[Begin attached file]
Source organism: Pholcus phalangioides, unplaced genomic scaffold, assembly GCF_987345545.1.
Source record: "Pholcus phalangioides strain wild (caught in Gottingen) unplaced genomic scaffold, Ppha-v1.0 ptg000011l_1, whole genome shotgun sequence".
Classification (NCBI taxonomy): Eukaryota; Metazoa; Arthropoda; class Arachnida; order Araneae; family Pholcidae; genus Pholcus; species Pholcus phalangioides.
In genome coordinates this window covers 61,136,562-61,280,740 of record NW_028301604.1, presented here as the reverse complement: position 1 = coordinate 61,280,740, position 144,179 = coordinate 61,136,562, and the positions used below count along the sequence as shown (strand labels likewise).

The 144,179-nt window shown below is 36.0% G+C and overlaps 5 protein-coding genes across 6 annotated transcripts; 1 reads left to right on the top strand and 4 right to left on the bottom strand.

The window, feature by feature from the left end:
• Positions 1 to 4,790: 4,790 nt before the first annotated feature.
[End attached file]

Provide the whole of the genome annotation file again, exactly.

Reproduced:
Source organism: Pholcus phalangioides, unplaced genomic scaffold, assembly GCF_987345545.1.
Source record: "Pholcus phalangioides strain wild (caught in Gottingen) unplaced genomic scaffold, Ppha-v1.0 ptg000011l_1, whole genome shotgun sequence".
Classification (NCBI taxonomy): Eukaryota; Metazoa; Arthropoda; class Arachnida; order Araneae; family Pholcidae; genus Pholcus; species Pholcus phalangioides.
In genome coordinates this window covers 61,136,562-61,280,740 of record NW_028301604.1, presented here as the reverse complement: position 1 = coordinate 61,280,740, position 144,179 = coordinate 61,136,562, and the positions used below count along the sequence as shown (strand labels likewise).

The 144,179-nt window shown below is 36.0% G+C and overlaps 5 protein-coding genes across 6 annotated transcripts; 1 reads left to right on the top strand and 4 right to left on the bottom strand.

The window, feature by feature from the left end:
• Positions 1 to 4,790: 4,790 nt before the first annotated feature.